Showing posts from May, 2020

How do they Know a Baby Gorilla’s Father After it is Born?

There are many ways but according to the researchers, a part of their research is  gorilla  poop! You may be asking why? Since there are groups with more than one silverback (potential fathers), they can’t always be sure who the father is. But when faeces pass through the intestinal tract, they pull somebody cells with them, and those cells contain the full genome of a particular  gorilla  individual. Therefore, researchers use the faecal samples as a genetic analysis to find out or be sure who the father is. Do Male Gorillas (Silverbacks) have Paternal Instincts? According to the researches done in many gorilla families, paternal instincts in  gorillas  are rarely showcased. A  gorilla  infant is deeply dependent on its mother for the first several years of life, especially when it comes to feeding, warmth and constant protection. However, the  gorilla  father-offspring bond normally occurs when the  gorilla  mother prematurely leaves the group through either a transfer to another  go

Are Hippos Aggressive? Why are they very Aggressive & Cases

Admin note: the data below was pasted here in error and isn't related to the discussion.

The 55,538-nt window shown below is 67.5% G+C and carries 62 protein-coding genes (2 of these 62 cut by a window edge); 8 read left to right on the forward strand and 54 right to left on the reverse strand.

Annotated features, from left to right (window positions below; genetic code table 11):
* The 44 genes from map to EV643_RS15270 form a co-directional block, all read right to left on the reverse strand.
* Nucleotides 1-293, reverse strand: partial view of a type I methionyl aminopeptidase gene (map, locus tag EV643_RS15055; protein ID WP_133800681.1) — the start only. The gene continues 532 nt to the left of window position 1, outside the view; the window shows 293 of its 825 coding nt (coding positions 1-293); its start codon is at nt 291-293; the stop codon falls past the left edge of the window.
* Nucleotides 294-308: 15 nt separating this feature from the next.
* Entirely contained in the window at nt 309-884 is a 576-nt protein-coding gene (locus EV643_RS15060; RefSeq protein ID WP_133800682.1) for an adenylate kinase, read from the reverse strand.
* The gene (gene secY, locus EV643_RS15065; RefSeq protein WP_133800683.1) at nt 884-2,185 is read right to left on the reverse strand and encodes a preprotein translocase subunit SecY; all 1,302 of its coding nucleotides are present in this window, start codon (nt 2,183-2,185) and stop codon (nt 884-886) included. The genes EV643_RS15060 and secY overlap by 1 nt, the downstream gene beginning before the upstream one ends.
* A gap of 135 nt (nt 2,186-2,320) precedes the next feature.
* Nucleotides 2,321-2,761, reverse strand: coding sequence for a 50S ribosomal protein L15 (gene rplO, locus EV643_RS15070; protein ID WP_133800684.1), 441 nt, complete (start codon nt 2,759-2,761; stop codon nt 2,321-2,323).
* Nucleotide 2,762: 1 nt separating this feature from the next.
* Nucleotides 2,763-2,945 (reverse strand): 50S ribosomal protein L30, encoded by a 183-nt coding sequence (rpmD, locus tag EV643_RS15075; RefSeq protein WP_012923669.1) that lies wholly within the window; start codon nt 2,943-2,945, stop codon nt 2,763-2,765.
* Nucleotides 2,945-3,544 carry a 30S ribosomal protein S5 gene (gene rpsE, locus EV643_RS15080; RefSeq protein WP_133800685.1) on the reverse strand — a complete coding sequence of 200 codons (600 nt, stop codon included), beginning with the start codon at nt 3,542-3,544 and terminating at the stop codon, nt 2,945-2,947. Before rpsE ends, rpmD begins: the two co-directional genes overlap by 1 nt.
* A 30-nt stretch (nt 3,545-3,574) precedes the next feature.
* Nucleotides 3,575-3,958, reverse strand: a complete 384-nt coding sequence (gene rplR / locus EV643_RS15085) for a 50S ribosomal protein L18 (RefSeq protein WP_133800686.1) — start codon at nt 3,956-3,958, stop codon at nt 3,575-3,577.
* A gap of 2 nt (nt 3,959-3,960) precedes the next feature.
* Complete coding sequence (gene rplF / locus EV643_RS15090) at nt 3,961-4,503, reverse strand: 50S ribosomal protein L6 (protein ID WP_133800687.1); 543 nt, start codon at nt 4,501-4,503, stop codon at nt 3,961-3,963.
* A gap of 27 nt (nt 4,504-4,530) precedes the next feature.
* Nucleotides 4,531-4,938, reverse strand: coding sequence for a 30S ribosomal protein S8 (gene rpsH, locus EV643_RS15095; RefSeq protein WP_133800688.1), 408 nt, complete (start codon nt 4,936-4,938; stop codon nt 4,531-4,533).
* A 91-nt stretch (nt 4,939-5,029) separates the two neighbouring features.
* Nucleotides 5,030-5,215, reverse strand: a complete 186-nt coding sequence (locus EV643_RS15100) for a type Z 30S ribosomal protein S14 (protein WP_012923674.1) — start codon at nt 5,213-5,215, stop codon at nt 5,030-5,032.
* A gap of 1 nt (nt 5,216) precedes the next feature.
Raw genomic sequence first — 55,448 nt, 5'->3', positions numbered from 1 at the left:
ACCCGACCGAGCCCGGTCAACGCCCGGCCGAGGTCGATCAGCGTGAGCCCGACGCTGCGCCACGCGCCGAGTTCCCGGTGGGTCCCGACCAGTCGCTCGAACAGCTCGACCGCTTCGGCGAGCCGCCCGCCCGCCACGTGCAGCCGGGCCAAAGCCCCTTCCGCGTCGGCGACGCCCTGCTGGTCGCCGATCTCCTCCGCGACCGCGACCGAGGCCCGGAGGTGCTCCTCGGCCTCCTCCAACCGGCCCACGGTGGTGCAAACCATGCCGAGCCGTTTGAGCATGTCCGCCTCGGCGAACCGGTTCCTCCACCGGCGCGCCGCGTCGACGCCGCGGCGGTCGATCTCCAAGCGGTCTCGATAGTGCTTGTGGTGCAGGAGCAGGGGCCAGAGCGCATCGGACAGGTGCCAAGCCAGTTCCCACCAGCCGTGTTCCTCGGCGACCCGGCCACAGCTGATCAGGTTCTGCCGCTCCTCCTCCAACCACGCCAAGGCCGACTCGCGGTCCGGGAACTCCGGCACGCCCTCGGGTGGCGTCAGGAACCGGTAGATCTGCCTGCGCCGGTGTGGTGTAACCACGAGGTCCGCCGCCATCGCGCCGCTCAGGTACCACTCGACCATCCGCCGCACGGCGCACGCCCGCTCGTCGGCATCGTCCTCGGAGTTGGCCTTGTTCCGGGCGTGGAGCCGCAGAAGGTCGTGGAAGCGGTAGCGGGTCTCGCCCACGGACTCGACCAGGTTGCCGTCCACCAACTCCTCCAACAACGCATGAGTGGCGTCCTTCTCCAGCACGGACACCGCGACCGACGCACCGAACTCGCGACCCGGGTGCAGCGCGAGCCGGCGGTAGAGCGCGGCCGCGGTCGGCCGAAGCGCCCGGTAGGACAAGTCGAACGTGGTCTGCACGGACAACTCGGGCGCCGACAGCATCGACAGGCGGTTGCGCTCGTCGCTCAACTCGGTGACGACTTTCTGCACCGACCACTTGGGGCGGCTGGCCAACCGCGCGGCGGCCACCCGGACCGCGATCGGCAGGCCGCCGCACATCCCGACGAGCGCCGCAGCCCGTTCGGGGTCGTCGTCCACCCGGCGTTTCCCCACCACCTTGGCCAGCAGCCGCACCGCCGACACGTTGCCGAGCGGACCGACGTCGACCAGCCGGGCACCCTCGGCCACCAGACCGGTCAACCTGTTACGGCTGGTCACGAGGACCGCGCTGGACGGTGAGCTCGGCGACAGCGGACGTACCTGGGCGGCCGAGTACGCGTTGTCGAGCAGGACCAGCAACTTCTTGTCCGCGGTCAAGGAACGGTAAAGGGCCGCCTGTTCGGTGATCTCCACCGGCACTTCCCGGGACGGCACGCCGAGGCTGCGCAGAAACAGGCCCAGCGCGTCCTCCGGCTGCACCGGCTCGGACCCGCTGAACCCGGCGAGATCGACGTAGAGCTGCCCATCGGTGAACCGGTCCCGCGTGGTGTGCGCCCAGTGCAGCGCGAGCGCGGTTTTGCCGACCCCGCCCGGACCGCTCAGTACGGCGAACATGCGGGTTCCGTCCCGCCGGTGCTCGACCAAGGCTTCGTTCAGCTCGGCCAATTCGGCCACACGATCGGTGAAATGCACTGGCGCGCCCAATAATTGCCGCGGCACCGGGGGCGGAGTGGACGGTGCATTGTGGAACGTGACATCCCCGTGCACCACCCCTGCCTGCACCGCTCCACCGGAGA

All animals among the Big 5 game are considered dangerous in their own way. Today’s big 5 case study animals is the hippo. Hippos are very aggressive and are considered very dangerous. They have large teeth and tusks that they use for fighting off threats, including humans. That’s why sometimes, the young fall victim to adult hippo tempers. During a fight between two adults, a young hippo caught in the middle can be seriously hurt or even crushed. Male hippos are also aggressively territorial, and brutal fights are not uncommon. Study says this may be as a result of stress caused through overcrowding or a male may also increase his reproductive chances by killing young that are not his, triggering females to go into oestrus, ready to mate with him. Hippos are social beasts, hanging out in groups called schools, bloats, pods or sieges. Schools of hippos usually consist of 10 to 30 members, including both females and males, although some groups have as many as 200 individuals. No